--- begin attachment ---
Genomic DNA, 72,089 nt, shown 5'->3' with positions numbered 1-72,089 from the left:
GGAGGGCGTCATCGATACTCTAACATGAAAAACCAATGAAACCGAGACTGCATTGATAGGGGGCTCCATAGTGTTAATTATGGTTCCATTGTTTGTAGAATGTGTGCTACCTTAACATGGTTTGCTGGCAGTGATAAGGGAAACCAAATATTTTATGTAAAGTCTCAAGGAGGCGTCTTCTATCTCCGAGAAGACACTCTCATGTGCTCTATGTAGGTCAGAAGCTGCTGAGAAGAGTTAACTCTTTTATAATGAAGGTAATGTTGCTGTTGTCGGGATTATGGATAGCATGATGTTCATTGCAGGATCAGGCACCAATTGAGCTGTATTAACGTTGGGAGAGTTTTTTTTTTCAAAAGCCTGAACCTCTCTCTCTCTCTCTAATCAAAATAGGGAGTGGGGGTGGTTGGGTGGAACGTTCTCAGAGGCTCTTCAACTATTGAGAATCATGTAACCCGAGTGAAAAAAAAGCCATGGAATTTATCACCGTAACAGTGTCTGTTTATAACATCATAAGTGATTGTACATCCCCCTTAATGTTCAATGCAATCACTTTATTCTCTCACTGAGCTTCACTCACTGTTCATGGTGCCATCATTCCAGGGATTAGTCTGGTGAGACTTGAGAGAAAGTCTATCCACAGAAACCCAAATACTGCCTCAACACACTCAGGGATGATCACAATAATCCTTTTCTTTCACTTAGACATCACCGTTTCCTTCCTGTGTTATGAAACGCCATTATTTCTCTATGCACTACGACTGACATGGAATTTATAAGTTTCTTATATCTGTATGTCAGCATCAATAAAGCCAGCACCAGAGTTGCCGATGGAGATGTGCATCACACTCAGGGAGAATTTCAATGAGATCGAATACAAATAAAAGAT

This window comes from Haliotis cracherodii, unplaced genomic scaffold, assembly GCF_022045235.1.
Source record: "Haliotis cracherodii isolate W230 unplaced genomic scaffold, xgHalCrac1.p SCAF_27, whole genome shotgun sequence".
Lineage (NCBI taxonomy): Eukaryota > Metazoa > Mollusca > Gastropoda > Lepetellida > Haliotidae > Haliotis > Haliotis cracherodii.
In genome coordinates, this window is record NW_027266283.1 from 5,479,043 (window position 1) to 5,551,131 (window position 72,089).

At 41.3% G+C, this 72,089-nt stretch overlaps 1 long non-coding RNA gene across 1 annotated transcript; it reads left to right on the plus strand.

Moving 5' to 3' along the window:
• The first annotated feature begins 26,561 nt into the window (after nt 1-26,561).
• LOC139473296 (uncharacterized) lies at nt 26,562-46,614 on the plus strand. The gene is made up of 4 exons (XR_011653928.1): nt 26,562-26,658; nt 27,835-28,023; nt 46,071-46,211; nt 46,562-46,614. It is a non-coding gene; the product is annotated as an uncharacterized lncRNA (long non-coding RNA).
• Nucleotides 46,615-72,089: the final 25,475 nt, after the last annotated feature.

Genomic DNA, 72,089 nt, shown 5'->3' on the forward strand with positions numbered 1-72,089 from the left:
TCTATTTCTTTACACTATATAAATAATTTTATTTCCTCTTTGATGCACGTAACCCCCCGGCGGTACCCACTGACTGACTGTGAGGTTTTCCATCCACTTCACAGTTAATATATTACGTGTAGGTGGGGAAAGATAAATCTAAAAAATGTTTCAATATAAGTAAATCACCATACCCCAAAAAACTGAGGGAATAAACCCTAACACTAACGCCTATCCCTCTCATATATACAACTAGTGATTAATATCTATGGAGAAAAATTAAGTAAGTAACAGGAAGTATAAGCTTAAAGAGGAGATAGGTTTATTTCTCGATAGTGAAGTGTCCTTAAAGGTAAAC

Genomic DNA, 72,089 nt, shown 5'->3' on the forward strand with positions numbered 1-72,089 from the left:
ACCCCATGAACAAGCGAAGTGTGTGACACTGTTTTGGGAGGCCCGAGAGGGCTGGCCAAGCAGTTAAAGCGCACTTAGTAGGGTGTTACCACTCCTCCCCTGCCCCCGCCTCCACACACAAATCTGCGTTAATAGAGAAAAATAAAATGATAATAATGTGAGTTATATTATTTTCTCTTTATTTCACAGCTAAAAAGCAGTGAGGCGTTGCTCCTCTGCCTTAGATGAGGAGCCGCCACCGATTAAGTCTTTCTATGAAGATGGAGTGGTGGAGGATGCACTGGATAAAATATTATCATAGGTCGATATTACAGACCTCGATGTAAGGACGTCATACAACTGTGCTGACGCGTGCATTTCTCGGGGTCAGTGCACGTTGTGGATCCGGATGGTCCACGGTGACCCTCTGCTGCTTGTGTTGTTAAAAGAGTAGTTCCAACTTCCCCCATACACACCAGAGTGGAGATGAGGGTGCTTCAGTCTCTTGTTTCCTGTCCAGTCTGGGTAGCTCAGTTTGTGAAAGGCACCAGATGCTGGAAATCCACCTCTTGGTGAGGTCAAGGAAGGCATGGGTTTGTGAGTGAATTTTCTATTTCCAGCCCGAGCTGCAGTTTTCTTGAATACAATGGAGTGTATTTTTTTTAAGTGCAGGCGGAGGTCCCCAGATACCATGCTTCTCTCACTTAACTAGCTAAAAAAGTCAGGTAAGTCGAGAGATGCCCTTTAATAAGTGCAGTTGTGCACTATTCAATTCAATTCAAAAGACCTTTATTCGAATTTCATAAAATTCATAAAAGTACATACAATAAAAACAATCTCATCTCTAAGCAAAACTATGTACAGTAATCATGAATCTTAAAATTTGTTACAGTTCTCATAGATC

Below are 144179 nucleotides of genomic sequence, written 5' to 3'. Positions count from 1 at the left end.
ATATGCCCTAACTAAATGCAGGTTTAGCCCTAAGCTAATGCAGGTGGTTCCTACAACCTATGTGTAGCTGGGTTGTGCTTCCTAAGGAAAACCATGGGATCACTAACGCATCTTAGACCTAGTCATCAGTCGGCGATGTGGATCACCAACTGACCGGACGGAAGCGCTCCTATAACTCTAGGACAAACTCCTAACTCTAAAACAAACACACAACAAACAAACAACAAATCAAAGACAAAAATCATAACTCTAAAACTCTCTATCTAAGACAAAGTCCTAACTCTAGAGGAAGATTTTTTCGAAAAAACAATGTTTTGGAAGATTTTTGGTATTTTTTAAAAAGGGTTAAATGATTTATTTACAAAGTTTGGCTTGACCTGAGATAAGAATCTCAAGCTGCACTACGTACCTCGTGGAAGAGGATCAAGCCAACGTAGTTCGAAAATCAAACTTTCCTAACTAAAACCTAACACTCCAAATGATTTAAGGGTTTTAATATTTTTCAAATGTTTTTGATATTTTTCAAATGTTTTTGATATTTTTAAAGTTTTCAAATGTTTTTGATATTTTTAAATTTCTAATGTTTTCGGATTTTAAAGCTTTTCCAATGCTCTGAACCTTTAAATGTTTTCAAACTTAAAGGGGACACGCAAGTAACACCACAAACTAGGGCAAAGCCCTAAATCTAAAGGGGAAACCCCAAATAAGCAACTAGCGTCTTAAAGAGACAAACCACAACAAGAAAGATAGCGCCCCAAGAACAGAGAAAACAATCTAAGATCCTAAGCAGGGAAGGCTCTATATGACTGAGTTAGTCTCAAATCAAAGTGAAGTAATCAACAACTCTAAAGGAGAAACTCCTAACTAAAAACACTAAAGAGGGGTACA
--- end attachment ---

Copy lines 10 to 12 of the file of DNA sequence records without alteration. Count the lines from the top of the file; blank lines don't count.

• LOC139473296 (uncharacterized) lies at nt 26,562-46,614 on the plus strand. The gene is made up of 4 exons (XR_011653928.1): nt 26,562-26,658; nt 27,835-28,023; nt 46,071-46,211; nt 46,562-46,614. It is a non-coding gene; the product is annotated as an uncharacterized lncRNA (long non-coding RNA).
• Nucleotides 46,615-72,089: the final 25,475 nt, after the last annotated feature.

Genomic DNA, 72,089 nt, shown 5'->3' on the forward strand with positions numbered 1-72,089 from the left: